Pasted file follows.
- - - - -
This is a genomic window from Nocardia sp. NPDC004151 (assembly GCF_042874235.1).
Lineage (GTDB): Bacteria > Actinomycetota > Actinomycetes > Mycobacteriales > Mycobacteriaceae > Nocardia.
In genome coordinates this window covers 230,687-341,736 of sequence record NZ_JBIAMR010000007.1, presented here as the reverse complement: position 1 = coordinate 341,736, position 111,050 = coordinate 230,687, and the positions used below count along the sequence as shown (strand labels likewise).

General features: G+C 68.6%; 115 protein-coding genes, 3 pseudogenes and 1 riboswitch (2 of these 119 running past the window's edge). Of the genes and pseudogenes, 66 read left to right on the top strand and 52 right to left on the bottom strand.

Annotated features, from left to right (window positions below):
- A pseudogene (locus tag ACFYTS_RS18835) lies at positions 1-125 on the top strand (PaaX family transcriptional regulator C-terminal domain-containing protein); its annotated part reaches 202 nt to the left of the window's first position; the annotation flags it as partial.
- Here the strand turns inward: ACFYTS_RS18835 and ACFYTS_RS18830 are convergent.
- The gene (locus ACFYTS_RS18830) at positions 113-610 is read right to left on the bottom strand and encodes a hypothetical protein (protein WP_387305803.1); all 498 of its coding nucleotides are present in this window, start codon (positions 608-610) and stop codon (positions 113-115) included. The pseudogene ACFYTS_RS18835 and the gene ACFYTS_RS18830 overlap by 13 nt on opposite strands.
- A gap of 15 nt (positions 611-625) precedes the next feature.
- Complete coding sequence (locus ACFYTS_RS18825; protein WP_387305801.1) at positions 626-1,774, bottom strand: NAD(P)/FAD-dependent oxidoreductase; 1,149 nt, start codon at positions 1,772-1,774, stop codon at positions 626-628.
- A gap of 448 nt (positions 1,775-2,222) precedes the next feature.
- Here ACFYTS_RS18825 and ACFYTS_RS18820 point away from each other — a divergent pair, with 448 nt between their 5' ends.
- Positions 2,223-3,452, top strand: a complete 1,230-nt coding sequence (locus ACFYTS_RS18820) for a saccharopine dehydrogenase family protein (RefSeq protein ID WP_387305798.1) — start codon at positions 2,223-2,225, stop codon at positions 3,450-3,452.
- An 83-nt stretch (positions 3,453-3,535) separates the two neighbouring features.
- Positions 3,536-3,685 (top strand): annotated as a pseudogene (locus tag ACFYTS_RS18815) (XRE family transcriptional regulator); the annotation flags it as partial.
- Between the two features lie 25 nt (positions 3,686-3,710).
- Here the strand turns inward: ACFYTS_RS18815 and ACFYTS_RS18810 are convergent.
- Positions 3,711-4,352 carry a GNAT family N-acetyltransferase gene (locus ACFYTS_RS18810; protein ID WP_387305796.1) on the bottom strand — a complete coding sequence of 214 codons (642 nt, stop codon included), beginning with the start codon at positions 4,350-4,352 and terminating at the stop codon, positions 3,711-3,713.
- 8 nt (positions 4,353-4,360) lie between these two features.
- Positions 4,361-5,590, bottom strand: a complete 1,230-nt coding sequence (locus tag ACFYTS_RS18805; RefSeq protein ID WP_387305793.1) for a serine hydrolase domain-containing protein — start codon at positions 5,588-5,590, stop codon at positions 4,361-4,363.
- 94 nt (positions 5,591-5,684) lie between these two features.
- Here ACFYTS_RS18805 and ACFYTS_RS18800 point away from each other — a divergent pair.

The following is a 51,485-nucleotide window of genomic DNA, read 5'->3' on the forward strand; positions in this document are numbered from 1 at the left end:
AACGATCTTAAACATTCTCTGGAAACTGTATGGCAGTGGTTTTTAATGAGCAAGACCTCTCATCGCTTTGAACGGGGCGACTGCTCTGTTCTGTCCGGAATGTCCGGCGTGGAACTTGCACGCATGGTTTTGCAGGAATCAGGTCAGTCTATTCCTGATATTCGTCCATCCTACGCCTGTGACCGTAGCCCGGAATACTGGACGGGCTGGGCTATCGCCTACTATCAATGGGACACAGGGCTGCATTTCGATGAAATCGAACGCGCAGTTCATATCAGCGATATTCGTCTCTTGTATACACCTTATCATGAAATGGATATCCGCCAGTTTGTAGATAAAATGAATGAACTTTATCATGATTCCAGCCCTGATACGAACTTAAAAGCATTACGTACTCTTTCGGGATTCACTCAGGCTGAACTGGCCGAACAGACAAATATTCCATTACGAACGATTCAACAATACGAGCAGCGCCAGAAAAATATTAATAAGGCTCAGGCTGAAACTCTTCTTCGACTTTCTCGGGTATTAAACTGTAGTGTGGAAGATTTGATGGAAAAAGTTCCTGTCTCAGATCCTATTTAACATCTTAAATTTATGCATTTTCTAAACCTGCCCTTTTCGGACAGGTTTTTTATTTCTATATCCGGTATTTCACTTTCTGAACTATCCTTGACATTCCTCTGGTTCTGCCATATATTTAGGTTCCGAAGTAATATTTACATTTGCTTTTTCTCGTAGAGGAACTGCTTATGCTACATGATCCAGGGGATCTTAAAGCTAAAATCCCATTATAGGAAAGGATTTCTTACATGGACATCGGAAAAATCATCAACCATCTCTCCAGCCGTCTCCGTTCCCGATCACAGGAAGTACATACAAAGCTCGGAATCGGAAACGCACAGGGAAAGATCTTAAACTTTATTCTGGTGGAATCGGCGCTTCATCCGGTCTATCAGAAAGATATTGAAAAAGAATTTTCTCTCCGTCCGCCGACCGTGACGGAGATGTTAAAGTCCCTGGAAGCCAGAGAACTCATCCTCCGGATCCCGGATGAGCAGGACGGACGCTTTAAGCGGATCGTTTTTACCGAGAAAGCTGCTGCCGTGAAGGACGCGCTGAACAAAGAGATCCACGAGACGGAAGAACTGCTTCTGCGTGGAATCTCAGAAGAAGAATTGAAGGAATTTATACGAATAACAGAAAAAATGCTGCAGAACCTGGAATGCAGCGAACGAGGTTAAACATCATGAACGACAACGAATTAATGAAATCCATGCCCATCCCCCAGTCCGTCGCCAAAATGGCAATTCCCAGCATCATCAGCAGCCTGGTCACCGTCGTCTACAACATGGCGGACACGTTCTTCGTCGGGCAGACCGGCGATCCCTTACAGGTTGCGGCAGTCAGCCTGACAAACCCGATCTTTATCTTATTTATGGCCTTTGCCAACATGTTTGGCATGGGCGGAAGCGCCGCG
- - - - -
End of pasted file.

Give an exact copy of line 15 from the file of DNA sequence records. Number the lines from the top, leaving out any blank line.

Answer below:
- Positions 3,536-3,685 (top strand): annotated as a pseudogene (locus tag ACFYTS_RS18815) (XRE family transcriptional regulator); the annotation flags it as partial.